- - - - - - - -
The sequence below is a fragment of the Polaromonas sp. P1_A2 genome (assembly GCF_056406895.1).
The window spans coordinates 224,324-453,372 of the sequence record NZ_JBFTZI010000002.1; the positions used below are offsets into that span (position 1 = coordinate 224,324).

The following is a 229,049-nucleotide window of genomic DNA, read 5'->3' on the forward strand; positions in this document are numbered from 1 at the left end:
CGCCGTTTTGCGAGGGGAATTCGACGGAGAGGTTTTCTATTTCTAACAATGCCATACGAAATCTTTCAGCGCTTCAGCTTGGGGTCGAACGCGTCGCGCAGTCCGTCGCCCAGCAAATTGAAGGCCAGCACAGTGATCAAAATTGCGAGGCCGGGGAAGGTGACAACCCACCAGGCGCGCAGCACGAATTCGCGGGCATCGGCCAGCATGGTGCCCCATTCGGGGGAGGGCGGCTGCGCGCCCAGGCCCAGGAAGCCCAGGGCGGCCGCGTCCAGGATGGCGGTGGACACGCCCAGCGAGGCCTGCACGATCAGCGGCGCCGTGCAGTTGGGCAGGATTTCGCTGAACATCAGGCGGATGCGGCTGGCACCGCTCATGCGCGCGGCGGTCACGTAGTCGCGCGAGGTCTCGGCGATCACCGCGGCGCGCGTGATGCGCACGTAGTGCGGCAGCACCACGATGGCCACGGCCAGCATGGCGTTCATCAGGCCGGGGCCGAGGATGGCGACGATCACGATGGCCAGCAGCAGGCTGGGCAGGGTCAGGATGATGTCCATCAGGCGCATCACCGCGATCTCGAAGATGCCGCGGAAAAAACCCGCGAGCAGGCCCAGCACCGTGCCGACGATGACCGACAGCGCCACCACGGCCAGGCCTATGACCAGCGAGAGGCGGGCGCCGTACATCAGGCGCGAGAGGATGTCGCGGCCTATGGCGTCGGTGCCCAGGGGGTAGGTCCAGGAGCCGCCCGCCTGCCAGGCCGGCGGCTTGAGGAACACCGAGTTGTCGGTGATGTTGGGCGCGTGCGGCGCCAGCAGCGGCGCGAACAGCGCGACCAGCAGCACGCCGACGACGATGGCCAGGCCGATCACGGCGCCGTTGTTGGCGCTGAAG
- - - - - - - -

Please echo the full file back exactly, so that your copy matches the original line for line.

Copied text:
The sequence below is a fragment of the Polaromonas sp. P1_A2 genome (assembly GCF_056406895.1).
The window spans coordinates 224,324-453,372 of the sequence record NZ_JBFTZI010000002.1; the positions used below are offsets into that span (position 1 = coordinate 224,324).

The following is a 229,049-nucleotide window of genomic DNA, read 5'->3' on the forward strand; positions in this document are numbered from 1 at the left end:
CGCCGTTTTGCGAGGGGAATTCGACGGAGAGGTTTTCTATTTCTAACAATGCCATACGAAATCTTTCAGCGCTTCAGCTTGGGGTCGAACGCGTCGCGCAGTCCGTCGCCCAGCAAATTGAAGGCCAGCACAGTGATCAAAATTGCGAGGCCGGGGAAGGTGACAACCCACCAGGCGCGCAGCACGAATTCGCGGGCATCGGCCAGCATGGTGCCCCATTCGGGGGAGGGCGGCTGCGCGCCCAGGCCCAGGAAGCCCAGGGCGGCCGCGTCCAGGATGGCGGTGGACACGCCCAGCGAGGCCTGCACGATCAGCGGCGCCGTGCAGTTGGGCAGGATTTCGCTGAACATCAGGCGGATGCGGCTGGCACCGCTCATGCGCGCGGCGGTCACGTAGTCGCGCGAGGTCTCGGCGATCACCGCGGCGCGCGTGATGCGCACGTAGTGCGGCAGCACCACGATGGCCACGGCCAGCATGGCGTTCATCAGGCCGGGGCCGAGGATGGCGACGATCACGATGGCCAGCAGCAGGCTGGGCAGGGTCAGGATGATGTCCATCAGGCGCATCACCGCGATCTCGAAGATGCCGCGGAAAAAACCCGCGAGCAGGCCCAGCACCGTGCCGACGATGACCGACAGCGCCACCACGGCCAGGCCTATGACCAGCGAGAGGCGGGCGCCGTACATCAGGCGCGAGAGGATGTCGCGGCCTATGGCGTCGGTGCCCAGGGGGTAGGTCCAGGAGCCGCCCGCCTGCCAGGCCGGCGGCTTGAGGAACACCGAGTTGTCGGTGATGTTGGGCGCGTGCGGCGCCAGCAGCGGCGCGAACAGCGCGACCAGCAGCACGCCGACGACGATGGCCAGGCCGATCACGGCGCCGTTGTTGGCGCTGAAG